Washington State's Super-Delegate StatusRepresentative Rick Larson (D-WA) announced Thursday he would cast his super-vote for Senator Obama. He said that early in the primary race he was leaning toward endorsing Clinton, and had also thought about endorsing New Mexico Gov. Bill Richardson.
Still left uncommitted among Washington’s superdelegates are state Democratic Party Chairman Dwight Pelz and Vice Chairwoman Eileen Macoll; Democratic National Committee members Ed Cote, Sharon Mast and David McDonald; and Congressman Jim McDermott.
McDermott, our representative, is the last neutral superdelegate among the state’s elected Democrats. As recently as April 23, Larsen was saying he had no plans to choose sides before all states had a chance to vote in primaries or caucuses. He said then:
I haven't changed my view at all that we should let the states play themselves out.
Larsen said today that he, as well as other superdelegates, were impressed by Obama’s performance in the Indiana and North Carolina primaries. It was, he said using a Clinton phrase, a “game-changer” and it “put a lot of uncommitted delegates into head-scratching mode” about what to do.
He met with Obama today in D.C. about an hour before his 2 p.m. conference all began. Larsen, a vocal critic of the superdelegate system, had already decided to endorse Obama, but he wanted to talk to the candidate about the state of the race and to raise a few Washington state issues, including the Boeing tanker deal.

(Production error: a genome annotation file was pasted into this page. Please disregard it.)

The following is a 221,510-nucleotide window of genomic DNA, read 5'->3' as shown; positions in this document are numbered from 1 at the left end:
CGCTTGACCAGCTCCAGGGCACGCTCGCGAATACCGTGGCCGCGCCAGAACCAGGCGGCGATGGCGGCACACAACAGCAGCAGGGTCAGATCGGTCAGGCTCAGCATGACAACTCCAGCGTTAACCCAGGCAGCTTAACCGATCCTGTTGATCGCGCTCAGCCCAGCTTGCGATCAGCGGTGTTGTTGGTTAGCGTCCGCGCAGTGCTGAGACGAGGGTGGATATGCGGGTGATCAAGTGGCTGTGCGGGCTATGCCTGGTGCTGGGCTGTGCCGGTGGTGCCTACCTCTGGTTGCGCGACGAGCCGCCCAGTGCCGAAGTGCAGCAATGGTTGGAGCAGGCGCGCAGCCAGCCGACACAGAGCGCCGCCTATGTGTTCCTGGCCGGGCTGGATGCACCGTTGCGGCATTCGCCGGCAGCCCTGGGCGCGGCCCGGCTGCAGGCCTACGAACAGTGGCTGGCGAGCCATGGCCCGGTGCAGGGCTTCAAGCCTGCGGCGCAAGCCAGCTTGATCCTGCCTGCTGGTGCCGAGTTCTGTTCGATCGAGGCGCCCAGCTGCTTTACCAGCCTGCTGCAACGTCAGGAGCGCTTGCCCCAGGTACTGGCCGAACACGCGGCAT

There are a total of 796 superdelegates, including 17 in Washington. The 6 superdelegates backing Clinton here are U.S. Senators Patty Murray and Maria Cantwell, Congressmen Norm Dicks and Jay Inslee, former House Speaker Tom Foley, and King County Executive Ron Sims. Given that most of the above represent Western Washington, which caucused 75-25 for Obama, these reps can expect to be remembered with proportional malice at their next tries for re-election. Of these, Cantwell and Inslee seem most vulnerable.
With Larsen, the 5 superdelegates backing Obama include Congressmen Adam Smith and Brian Baird, Gov. Chris Gregoire, and DNC member Pat Notter. Gregoire faces another stiff test from Republican "family values" challenger Dino Rossi (who may have actually won the last election), so she made the right choice. The bottle stands by you, Jim McDermott.(Much of the above adapted from David Postman's Seattle Times blog, Postman on Politics.)